But how, then, do we remain one nation and one people?
Patrick J. Buchanan
Provisions allowing Guard members to transfer some or all of their Post- 9/11 GI Bill benefits to their spouse or children are set to change in less than 30 days, limiting the time frame Soldiers and Airmen can transfer those benefits.
“You have to have a minimum of six years (in service) in order to be eligible to transfer benefits, and after 16 years, you’re no longer eligible,” said Don Sutton, Army National Guard GI Bill program manager, describing the changes set to go into effect July 12.
Sutton said the six-years-of-service rule isn’t new. “You’ve always had to have a minimum of six years of service in order to transfer your Post-9/11 GI Bill benefits,” he said, adding the big change is the cutoff at 16 years of service.
“You’ll have a 10-year-window in which to transfer benefits,” he said, stressing that Guard members won’t lose the benefits after 16 years of service, just the ability to transfer them to their spouse, children or other dependents.
“The Post-9/11 GI Bill and the transfer of benefits are two entirely different and separate programs,” Sutton said. “Even though Soldiers may be ineligible to transfer benefits, they still have the Post-9/11 for their own use.”
For those interested in transferring their benefits, an additional four-year service obligation is still required.
“The (transfer of benefits) is a retention incentive,” Sutton said. “It’s designed to keep people in the service.”
Being able to transfer benefits to a dependent may have been perceived by some service members as an entitlement, said Sutton, adding that was one of the reasons for the time frame change.
“In law, transferring those benefits has always been designed as a retention incentive,” he said.
The exact number of Guard members who may be impacted by the change wasn’t available, said Sutton, adding that among those who could be affected are those who didn’t qualify for Post- 9/11 GI Bill benefits until later in their career.
“We do have a small population of Soldiers who are over 16 years (of service) before they did their first deployment,” he said.
Some Guard members who may have earned the benefits early on, but didn’t have dependents until later in their careers, may also be affected.
“They joined at 18 and now they’re 15, 16 years in and they get married or have kids later on in life,” said Sutton, who urged Guard members who plan on transferring their benefits to do so as soon as they are eligible.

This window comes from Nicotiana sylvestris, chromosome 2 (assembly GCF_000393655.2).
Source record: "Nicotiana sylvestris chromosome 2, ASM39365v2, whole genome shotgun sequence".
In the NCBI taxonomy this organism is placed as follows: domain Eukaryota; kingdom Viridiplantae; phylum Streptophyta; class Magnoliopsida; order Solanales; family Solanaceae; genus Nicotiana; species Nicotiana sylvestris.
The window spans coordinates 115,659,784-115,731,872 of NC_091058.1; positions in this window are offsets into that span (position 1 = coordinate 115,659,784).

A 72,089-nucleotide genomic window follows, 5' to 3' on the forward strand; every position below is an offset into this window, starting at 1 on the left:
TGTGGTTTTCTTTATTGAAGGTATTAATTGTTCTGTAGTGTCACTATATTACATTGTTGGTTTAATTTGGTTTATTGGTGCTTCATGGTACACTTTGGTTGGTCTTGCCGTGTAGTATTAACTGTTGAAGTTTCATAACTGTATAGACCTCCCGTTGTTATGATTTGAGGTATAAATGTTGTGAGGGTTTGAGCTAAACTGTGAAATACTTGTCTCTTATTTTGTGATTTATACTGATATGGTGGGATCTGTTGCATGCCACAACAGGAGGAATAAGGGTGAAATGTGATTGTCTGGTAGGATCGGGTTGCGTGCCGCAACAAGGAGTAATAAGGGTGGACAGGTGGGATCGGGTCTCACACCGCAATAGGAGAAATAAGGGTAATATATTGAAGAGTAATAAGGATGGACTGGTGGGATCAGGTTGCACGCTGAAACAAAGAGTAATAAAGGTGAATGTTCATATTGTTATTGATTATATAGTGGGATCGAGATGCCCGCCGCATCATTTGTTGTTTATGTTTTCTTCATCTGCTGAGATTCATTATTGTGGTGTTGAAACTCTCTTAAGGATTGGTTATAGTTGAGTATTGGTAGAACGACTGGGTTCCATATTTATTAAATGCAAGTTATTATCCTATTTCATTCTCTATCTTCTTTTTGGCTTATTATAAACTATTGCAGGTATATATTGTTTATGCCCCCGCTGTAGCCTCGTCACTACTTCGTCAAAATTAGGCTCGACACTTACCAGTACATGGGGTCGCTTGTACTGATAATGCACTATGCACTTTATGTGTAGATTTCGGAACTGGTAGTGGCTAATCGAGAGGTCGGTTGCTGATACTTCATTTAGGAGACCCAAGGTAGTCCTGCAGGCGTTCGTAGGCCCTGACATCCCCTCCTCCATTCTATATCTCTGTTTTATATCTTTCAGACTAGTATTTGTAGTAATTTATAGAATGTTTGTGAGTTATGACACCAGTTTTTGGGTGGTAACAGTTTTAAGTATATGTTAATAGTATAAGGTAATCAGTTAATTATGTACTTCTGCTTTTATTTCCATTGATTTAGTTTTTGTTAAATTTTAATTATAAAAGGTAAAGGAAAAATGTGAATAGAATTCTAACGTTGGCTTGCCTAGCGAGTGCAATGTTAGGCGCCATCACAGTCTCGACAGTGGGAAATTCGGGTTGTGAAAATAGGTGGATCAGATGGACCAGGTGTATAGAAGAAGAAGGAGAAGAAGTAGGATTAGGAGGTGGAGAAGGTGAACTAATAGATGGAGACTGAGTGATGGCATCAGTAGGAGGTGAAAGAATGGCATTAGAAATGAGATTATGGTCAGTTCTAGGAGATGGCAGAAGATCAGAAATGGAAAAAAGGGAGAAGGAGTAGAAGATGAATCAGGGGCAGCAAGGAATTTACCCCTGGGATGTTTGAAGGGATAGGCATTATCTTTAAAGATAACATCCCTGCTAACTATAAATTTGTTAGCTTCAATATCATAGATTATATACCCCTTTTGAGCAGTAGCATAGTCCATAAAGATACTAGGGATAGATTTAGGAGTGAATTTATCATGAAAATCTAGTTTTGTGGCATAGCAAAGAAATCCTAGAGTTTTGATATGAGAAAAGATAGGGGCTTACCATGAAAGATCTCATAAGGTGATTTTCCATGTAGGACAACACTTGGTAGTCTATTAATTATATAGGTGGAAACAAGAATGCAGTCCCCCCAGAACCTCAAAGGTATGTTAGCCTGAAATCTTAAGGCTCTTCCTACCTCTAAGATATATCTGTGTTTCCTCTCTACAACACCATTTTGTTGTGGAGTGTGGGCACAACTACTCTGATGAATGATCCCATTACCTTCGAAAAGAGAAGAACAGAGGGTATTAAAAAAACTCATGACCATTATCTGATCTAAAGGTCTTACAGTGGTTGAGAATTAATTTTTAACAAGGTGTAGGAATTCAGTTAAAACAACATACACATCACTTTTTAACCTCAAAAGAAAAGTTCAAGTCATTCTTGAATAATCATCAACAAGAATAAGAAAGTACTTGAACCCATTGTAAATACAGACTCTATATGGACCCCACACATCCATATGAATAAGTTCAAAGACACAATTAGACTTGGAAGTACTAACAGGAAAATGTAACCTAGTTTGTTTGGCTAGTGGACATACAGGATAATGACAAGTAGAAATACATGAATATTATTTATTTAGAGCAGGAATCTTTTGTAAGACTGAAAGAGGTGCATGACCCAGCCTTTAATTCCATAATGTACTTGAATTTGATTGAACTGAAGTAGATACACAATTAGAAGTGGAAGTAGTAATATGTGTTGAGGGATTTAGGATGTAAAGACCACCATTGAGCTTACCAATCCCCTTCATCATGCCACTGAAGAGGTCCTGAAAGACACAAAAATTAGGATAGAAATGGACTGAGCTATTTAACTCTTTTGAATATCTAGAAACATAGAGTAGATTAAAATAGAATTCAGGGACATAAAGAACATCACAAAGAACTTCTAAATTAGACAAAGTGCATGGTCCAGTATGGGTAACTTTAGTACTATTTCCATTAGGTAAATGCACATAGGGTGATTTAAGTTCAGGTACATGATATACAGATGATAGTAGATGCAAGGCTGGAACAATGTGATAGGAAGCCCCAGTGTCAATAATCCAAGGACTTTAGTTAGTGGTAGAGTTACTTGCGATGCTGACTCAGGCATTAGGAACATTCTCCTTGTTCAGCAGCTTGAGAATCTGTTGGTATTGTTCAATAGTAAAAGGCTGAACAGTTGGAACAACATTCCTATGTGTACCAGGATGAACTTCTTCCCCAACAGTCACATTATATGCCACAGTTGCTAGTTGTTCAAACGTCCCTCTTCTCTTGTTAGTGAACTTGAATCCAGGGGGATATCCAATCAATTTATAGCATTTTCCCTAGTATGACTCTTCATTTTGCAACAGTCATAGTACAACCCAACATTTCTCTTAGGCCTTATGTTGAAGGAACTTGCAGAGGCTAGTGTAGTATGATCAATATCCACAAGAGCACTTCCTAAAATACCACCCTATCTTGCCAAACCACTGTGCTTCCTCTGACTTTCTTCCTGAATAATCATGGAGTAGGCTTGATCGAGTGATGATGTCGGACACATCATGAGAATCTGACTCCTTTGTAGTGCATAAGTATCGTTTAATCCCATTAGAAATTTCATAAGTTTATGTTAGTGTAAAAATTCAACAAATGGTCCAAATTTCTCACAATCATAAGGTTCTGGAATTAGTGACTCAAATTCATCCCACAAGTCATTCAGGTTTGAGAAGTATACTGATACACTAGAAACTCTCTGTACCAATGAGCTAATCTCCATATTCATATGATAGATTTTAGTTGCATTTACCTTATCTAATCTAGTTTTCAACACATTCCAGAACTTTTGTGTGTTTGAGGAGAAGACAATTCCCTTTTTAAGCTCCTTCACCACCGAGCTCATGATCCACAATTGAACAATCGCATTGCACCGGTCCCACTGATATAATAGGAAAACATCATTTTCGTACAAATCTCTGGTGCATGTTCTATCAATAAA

“If you wait, you’re potentially going to miss out,” he said.
Some Guard members may have been waiting to transfer the benefits until their children reach college age. “There sometimes are some misconceptions that they have to wait until their kids are college-age or that they’re high school seniors in order to do the transfer,” Sutton said, adding there is no age requirement to transfer Post-9/ 11 benefits to dependent children.
“As soon as a child is born and registered in (Defense Enrollment Eligibility Reporting System), you can transfer,” he said.
After that transfer has been completed, Guard members can still make changes to how those benefits are divided between dependents or which dependent receives those benefits.
“Once the transfer is executed, and you’ve agreed to that service obligation, you can add dependents in, and you can move months around between dependents,” Sutton said. “It’s just that initial transfer has to be done before you hit 16 years of service.”
However, there is one group of Guard members who will not be affected by any of the changes: those who have received the Purple Heart since Sept. 11, 2001.
“The only rule around transferring benefits that applies (to those individuals) is you have to still be in the service to transfer them.”
Regardless of status, Sutton reiterated that Guard members are better off transferring those benefits sooner rather than later.
“Transfer as soon as you’re eligible,” he said. “Don’t miss the boat because you’ve been eligible for 10 years and you just didn’t do it.”
Canada intends to ban “harmful” single-use plastics as early as 2021 and hold companies responsible for plastic waste, Prime Minister Justin Trudeau announced today.
“Canadians know first-hand the impacts of plastic pollution, and are tired of seeing their beaches, parks, streets, and shorelines littered with plastic waste. We have a responsibility to work with our partners to reduce plastic pollution, protect the environment, and create jobs and grow our economy. We owe it to our kids to keep the environment clean and safe for generations to come,” said Trudeau.
Less than 10 percent of the plastic used in Canada gets recycled. Without a change in course, Canadians will throw away an estimated C$11 billion worth of plastic materials each year by 2030.
Calling plastic pollution “a global challenge that requires immediate action,” Trudeau pointed out that plastic waste ends up in landfills and incinerators, litters parks and beaches, pollutes rivers, lakes, and oceans, and entangles and kills turtles, fish and marine mammals.